The biggest disappointment with flexity design for me is the set of 4 facing seats. When 4 people are actually sitting in the seats it feels much more cramped than the comparable seats on most buses. And while the lack of seats in general compared to buses is good for cyclists and mobility device users, it's still not great for overall service quality as with the high student population, when people don't have a seat they can't keep their bag on their lap. It also doesn't really make sense for a system like the ION where ridership is nowhere near capacity and isn't projected to be for quite some time. Design wise I will concede that with the aggressive segmentation of the vehicles it's much more difficult to put in lots of seats than in a fixed-body vehicle like a CLRV. Lack of seats seems more viable for Toronto where these vehicles will probably see higher ridership anyway, but the passenger flow problems you mentioned are sure to be a problem at rush hour on lines like the Crosstown.
 

crs1026

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^The prevalence of backpacks is an interesting case study. It’s a case of designers having not changed their paradigm despite changes in the user population. Backpacks were a lot less common even 25 years ago. They present huge challenges for all forms of transit, which still assume that customers especially commuters had perhaps a newspaper and maybe a flat, flexible briefcase. Courteous riders take packs off their backs, but they remain unwieldy. Pretty hard to stuff under one’s feet when the seats are so tight. Bulky even if held by hand, put the on the floor under crowded conditions and you may not be able to bend down to retrieve it.

Overhead racks, anyone?

I find that people just generally haul more ‘stuff’ around with them these days. Even baby strollers have grown in size, so while there may be more space allocated on low floor vehicles than the older models, it is used up very quickly.

The quad seats may not be optimal, but I still find there is more ‘circulating’ space on a Flexity than on a transit bus. On today’s buses, the space between the front wheels is a pinch point - even a couple of standees in that space means one has to push aggressively to get past. If the people in the “accessibility” zone have walkers or buggies, the pich point extends right to the rear doors. And the “back porch” area with steps is not standee friendly. At least Flexities have more handholds and leaning spaces where one can try to squeeze out of the way.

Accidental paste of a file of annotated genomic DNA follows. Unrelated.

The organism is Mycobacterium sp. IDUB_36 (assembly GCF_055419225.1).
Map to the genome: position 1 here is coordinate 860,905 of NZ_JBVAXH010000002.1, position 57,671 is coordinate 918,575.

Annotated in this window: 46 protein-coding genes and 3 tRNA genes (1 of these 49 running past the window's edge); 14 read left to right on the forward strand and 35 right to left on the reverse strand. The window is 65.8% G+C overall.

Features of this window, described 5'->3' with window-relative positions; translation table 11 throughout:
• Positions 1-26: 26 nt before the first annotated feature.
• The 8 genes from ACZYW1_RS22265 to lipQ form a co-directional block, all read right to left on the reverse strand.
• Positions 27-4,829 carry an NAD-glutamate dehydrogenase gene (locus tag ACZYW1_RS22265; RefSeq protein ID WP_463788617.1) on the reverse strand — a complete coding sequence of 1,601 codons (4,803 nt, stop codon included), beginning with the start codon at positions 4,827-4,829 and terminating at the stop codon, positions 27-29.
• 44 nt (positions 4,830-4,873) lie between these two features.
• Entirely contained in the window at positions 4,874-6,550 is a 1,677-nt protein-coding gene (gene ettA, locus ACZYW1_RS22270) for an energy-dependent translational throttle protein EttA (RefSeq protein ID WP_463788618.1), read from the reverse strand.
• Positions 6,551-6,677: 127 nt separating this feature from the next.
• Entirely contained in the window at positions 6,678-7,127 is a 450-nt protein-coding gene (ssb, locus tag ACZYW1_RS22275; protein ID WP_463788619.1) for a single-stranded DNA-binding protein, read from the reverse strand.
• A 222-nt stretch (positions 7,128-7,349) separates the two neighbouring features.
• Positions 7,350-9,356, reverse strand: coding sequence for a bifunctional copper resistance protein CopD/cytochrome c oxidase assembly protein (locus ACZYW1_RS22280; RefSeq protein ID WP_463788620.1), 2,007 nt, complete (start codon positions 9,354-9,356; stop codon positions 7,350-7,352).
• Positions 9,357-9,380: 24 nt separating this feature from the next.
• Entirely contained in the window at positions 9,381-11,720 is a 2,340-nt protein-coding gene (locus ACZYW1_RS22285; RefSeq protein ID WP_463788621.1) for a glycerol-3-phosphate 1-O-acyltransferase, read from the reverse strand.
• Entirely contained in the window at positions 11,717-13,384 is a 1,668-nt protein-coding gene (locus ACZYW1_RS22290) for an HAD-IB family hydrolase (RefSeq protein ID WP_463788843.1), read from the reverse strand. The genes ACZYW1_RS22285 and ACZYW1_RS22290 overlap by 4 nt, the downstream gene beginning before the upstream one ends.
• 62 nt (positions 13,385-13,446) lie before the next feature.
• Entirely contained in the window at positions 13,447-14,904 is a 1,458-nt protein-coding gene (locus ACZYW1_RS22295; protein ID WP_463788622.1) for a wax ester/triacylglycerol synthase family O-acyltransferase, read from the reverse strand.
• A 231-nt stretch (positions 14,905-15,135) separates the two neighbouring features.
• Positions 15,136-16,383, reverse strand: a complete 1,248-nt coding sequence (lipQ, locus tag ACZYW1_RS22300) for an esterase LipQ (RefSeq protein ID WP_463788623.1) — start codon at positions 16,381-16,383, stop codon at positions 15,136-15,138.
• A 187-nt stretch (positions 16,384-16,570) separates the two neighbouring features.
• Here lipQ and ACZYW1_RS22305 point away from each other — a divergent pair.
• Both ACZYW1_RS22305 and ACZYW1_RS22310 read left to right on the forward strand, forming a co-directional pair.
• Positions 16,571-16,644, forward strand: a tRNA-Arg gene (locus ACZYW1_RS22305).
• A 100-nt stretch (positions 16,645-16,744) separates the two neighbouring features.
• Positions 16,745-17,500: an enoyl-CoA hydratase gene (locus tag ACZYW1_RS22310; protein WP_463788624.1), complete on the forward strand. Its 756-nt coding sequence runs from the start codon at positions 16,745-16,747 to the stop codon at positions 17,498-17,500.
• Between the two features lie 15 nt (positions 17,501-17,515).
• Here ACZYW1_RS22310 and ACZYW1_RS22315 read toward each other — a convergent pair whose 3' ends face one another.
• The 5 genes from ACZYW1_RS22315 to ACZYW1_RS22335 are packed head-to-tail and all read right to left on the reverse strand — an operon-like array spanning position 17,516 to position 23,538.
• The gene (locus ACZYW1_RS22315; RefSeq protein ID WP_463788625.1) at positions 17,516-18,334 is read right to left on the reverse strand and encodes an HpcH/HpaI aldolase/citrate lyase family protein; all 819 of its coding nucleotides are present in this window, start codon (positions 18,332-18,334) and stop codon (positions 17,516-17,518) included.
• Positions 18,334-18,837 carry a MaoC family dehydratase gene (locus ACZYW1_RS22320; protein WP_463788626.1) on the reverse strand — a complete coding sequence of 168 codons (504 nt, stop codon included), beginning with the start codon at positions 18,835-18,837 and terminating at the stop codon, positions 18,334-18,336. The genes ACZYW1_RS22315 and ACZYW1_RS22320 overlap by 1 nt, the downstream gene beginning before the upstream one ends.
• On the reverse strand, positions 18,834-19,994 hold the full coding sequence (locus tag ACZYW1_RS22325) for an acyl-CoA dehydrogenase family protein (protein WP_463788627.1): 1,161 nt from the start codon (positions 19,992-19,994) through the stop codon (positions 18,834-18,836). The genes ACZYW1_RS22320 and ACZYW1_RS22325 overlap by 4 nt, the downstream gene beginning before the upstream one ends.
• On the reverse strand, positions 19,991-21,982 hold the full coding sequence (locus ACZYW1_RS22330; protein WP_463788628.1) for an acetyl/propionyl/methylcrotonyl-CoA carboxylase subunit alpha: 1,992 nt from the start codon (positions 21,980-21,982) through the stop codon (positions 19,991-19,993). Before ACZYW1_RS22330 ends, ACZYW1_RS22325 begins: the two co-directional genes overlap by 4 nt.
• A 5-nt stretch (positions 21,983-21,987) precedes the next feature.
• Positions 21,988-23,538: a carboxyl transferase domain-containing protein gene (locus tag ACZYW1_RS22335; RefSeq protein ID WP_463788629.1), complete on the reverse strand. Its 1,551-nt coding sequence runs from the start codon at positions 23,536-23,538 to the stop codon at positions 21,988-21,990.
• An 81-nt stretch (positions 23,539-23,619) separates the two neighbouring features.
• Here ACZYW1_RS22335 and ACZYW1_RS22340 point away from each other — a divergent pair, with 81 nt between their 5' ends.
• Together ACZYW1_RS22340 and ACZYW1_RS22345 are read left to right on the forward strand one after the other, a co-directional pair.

I don’t have a better design, but there must be one.

- Paul
 
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smallspy

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If the people in the “accessibility” zone have walkers or buggies, the pich point extends right to the rear doors.

- Paul
This reminds me of a very, very interesting regional dynamic that I've noticed.

In Toronto, if a parent with a child in a stroller boards the bus, they will sit in the accessible seats with the stroller in the aisle. As you point out, this creates a pinch point and frequently requires people to brush past to get to the back of the vehicle.

In Ottawa, if a parent with a child in a stroller boards the bus, everyone sitting in the accessible seats will get up and move, the parent will flip the accessible seats up and out of the way, and then usually stand in the accessible space with the stroller - freeing up much floor space for everyone else and allowing everyone to easily make their way to the back of the vehicle.

Dan
 

Northern Light

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This reminds me of a very, very interesting regional dynamic that I've noticed.

In Toronto, if a parent with a child in a stroller boards the bus, they will sit in the accessible seats with the stroller in the aisle. As you point out, this creates a pinch point and frequently requires people to brush past to get to the back of the vehicle.

In Ottawa, if a parent with a child in a stroller boards the bus, everyone sitting in the accessible seats will get up and move, the parent will flip the accessible seats up and out of the way, and then usually stand in the accessible space with the stroller - freeing up much floor space for everyone else and allowing everyone to easily make their way to the back of the vehicle.

Dan
I asked the TTC to address this very issue with its bus design, by moving from having 'benches' in the accessible area, to flip-down seats, as they do on the Toronto Rockets.

I have noticed in one of the newer generations buses that they did in fact introduce this, albeit with a rather more cumbersome design (pull up on a yellow handle allows you to lower the seat, rather than just a simple spring system)

My notion was if the areas seats were clear by default, a parent with a stroller could insert said stroller w/no hassle and depending on its size, maybe pull down the last seat and sit beside said stroller.

Curiously, they did this with only one set of seats on the bus I saw, rather than all the blue seats.